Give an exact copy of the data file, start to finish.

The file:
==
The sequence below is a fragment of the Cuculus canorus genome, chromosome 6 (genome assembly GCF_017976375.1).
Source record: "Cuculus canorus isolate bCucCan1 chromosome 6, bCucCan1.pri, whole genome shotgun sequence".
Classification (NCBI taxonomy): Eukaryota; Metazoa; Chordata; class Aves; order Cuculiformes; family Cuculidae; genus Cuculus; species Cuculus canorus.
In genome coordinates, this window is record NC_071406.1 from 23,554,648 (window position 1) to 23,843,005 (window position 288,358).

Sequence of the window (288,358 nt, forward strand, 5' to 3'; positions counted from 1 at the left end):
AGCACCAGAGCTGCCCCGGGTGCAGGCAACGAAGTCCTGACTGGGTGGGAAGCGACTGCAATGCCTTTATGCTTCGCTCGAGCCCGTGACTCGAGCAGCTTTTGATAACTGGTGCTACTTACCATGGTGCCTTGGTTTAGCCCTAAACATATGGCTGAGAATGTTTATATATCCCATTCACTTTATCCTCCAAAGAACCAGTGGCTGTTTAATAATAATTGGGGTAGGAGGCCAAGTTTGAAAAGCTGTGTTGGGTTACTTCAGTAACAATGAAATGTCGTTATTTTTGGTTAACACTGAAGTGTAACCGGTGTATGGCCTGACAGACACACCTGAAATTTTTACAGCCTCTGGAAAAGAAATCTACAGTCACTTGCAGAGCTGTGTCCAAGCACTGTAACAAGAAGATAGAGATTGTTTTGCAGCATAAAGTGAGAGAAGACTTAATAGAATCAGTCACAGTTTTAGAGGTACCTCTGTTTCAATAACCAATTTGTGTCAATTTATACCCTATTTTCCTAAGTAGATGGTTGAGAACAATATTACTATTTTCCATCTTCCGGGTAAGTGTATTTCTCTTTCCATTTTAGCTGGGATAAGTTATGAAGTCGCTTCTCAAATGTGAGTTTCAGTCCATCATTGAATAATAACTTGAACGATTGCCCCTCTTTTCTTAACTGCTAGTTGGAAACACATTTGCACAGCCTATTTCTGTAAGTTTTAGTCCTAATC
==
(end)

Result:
The sequence below is a fragment of the Cuculus canorus genome, chromosome 6 (genome assembly GCF_017976375.1).
Source record: "Cuculus canorus isolate bCucCan1 chromosome 6, bCucCan1.pri, whole genome shotgun sequence".
Classification (NCBI taxonomy): Eukaryota; Metazoa; Chordata; class Aves; order Cuculiformes; family Cuculidae; genus Cuculus; species Cuculus canorus.
In genome coordinates, this window is record NC_071406.1 from 23,554,648 (window position 1) to 23,843,005 (window position 288,358).

Sequence of the window (288,358 nt, forward strand, 5' to 3'; positions counted from 1 at the left end):
AGCACCAGAGCTGCCCCGGGTGCAGGCAACGAAGTCCTGACTGGGTGGGAAGCGACTGCAATGCCTTTATGCTTCGCTCGAGCCCGTGACTCGAGCAGCTTTTGATAACTGGTGCTACTTACCATGGTGCCTTGGTTTAGCCCTAAACATATGGCTGAGAATGTTTATATATCCCATTCACTTTATCCTCCAAAGAACCAGTGGCTGTTTAATAATAATTGGGGTAGGAGGCCAAGTTTGAAAAGCTGTGTTGGGTTACTTCAGTAACAATGAAATGTCGTTATTTTTGGTTAACACTGAAGTGTAACCGGTGTATGGCCTGACAGACACACCTGAAATTTTTACAGCCTCTGGAAAAGAAATCTACAGTCACTTGCAGAGCTGTGTCCAAGCACTGTAACAAGAAGATAGAGATTGTTTTGCAGCATAAAGTGAGAGAAGACTTAATAGAATCAGTCACAGTTTTAGAGGTACCTCTGTTTCAATAACCAATTTGTGTCAATTTATACCCTATTTTCCTAAGTAGATGGTTGAGAACAATATTACTATTTTCCATCTTCCGGGTAAGTGTATTTCTCTTTCCATTTTAGCTGGGATAAGTTATGAAGTCGCTTCTCAAATGTGAGTTTCAGTCCATCATTGAATAATAACTTGAACGATTGCCCCTCTTTTCTTAACTGCTAGTTGGAAACACATTTGCACAGCCTATTTCTGTAAGTTTTAGTCCTAATC